Recently, I watched an online show where two photography/Photoshop experts offered “blind photo critiques” on portfolios submitted for that purpose. I was intrigued as this is something I desire for myself – feedback and input on how to improve my images.
For several reasons, my response wasn’t what I expected.
When the episode concentrated on specific suggestions – how a crop would have dramatically improved composition; how darkening the background or foreground would tighten focus on the subject – I found the suggestions extremely helpful. This was critique as I defined it. The photographer agrees to submit their work for review with an open mind, ready to accept and learn from the input provided, whether it is positive or negative. The goal of critique is to educate and mentor – to point out how to improve, what is working, what is not working with concrete examples of how that can be accomplished.
But unfortunately, the critique session also included what I felt were unnecessarily cruel and hurtful comments about certain portfolios – instead of providing specific suggestions on how the work could be improved, the hosts chose to ridicule the subject matter, and by extension the photographer. I was really thrown by this – if leading industry educators would resort to these tactics under the guise of “being tough”, did I really want to participate in such an exercise?
Where is the line between critique, which helps you improve, and derision? Shouldn’t critique provide you with the tools to progress and not simply tear you down?
I was so incensed that I wrote a critical comment response – something completely out of character for a conflict-averse person such as myself.
But even though I deeply disliked the delivery, many of the criticisms hit home. Any photograph not taken during the “golden hours” in beautiful light was completely discounted. As it happens, that would eliminate 98% of my portfolio as being unworthy. I spent the weekend in a funk, with “why-do-I-bother?” repeating itself on a continuous loop in my head.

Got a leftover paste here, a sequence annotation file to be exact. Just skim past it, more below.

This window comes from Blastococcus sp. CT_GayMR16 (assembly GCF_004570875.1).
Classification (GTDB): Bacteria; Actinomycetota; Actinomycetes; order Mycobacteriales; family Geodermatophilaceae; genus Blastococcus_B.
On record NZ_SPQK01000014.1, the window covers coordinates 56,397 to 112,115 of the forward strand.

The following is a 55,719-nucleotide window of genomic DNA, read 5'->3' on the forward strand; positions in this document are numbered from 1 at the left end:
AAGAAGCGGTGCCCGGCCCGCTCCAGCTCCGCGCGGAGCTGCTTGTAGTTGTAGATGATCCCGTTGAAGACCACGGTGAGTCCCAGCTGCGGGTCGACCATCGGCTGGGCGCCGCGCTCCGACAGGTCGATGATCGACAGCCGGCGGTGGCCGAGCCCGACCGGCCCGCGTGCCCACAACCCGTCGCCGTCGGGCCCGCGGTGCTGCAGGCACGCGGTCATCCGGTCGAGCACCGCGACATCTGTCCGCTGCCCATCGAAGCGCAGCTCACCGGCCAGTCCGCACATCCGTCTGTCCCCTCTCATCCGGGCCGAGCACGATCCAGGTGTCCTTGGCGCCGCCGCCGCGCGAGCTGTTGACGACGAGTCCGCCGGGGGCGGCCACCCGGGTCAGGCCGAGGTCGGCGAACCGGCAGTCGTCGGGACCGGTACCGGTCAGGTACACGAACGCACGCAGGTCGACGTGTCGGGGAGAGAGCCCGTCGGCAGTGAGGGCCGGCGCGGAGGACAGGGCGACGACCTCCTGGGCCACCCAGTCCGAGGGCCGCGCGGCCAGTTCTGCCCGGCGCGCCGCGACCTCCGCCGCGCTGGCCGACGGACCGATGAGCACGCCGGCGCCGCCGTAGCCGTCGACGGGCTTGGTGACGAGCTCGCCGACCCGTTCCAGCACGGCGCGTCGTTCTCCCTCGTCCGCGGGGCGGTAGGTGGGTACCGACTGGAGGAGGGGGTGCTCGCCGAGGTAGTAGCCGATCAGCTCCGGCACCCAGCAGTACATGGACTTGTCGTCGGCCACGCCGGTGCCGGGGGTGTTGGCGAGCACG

In an effort to shake things up, I drove to a small picturesque town about thirty minutes away to give myself something “new” to shoot. At first, I was excited by the challenge. But then it hit me – here I was, again, out in the middle of the day when the shadows were harsh, everything was flat and washed out with no beautiful golden light to be found. According to the experts, my efforts were worthless. And that loop started up again. “Why bother?”
Most of the photos from that afternoon were deleted. But a few survived the cut. The image above was one of them. And I realized: I like this shot, harsh light and all. And regardless of what the experts say, I like many of my shots, no matter what the light conditions might have been. Here it was: my own little bit of rebellion against the “rules”.
At the same time, in the true spirit of learning from critique, I am making the effort to go out later in the day - seeking that special light.
And while I do not agree with the way these critiques were handled, I find I still desire critical feedback and input. Because my goal is to improve and grow as a photographer. I will simply seek it elsewhere.